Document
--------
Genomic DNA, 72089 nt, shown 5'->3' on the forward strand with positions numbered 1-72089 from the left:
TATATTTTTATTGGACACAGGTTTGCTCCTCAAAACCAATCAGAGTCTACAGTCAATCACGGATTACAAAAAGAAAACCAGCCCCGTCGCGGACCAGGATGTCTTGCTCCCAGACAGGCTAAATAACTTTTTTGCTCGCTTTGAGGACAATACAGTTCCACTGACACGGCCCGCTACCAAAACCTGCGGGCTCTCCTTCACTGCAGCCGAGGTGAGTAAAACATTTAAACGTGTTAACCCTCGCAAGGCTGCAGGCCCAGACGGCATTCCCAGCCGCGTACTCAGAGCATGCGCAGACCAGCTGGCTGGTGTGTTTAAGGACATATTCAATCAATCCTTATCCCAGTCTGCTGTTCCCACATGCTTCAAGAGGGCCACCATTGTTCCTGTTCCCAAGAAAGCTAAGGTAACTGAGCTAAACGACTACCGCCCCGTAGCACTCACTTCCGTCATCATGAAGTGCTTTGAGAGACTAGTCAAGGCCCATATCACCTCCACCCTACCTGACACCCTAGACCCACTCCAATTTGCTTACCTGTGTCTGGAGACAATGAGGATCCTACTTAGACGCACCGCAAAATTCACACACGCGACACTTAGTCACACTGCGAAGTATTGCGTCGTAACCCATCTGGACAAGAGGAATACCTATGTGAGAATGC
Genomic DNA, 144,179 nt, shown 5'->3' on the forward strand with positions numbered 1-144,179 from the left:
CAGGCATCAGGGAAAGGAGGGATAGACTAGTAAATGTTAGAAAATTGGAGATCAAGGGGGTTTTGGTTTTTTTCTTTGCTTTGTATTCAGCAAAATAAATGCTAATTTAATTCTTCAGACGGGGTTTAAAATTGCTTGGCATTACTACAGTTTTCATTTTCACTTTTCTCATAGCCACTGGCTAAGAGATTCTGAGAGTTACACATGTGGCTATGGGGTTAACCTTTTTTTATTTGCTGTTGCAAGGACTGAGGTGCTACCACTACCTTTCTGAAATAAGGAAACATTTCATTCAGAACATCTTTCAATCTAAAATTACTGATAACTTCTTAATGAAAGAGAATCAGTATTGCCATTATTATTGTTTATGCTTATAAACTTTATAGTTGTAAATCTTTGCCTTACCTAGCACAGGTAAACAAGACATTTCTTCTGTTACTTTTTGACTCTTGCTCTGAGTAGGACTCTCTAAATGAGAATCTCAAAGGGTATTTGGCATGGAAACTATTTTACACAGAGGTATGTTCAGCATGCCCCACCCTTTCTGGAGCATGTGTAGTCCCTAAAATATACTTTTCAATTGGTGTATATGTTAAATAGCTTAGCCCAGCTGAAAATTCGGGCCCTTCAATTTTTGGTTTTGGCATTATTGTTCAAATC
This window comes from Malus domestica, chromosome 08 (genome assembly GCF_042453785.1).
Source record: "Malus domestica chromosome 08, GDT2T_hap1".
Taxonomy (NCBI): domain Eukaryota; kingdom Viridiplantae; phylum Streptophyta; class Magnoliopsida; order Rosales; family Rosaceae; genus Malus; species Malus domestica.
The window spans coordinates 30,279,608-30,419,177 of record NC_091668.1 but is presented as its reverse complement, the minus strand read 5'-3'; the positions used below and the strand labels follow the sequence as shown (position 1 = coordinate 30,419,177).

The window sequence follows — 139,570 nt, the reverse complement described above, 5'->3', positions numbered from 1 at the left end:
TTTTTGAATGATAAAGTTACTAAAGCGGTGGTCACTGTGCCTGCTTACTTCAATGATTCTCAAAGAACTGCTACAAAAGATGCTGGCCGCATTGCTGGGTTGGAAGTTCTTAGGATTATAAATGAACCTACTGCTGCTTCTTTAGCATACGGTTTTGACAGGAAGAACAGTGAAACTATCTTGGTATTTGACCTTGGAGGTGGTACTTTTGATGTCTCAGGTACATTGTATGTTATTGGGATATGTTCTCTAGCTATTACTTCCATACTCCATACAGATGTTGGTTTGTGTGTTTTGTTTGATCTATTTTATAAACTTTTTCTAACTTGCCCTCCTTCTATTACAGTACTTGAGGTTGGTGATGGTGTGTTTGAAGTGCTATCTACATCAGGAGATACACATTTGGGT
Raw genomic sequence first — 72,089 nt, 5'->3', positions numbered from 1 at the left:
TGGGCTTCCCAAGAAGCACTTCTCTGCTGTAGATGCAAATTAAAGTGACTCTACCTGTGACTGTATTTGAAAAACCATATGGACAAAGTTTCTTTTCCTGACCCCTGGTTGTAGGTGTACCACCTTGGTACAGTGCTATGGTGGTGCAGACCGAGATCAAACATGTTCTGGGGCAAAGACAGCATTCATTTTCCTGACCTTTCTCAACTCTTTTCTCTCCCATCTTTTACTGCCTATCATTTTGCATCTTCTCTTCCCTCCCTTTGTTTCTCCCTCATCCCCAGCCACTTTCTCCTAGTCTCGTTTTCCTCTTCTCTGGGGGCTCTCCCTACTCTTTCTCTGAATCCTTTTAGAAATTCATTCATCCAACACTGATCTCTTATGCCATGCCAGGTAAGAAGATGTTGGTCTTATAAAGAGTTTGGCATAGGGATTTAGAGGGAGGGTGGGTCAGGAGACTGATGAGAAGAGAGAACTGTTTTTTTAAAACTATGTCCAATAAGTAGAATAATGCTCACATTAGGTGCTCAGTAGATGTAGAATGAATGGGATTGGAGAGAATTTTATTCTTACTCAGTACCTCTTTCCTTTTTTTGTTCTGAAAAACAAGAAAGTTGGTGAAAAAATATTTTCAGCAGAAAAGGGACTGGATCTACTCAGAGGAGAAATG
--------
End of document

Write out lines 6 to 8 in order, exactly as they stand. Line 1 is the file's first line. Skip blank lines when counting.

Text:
Source record: "Malus domestica chromosome 08, GDT2T_hap1".
Taxonomy (NCBI): domain Eukaryota; kingdom Viridiplantae; phylum Streptophyta; class Magnoliopsida; order Rosales; family Rosaceae; genus Malus; species Malus domestica.
The window spans coordinates 30,279,608-30,419,177 of record NC_091668.1 but is presented as its reverse complement, the minus strand read 5'-3'; the positions used below and the strand labels follow the sequence as shown (position 1 = coordinate 30,419,177).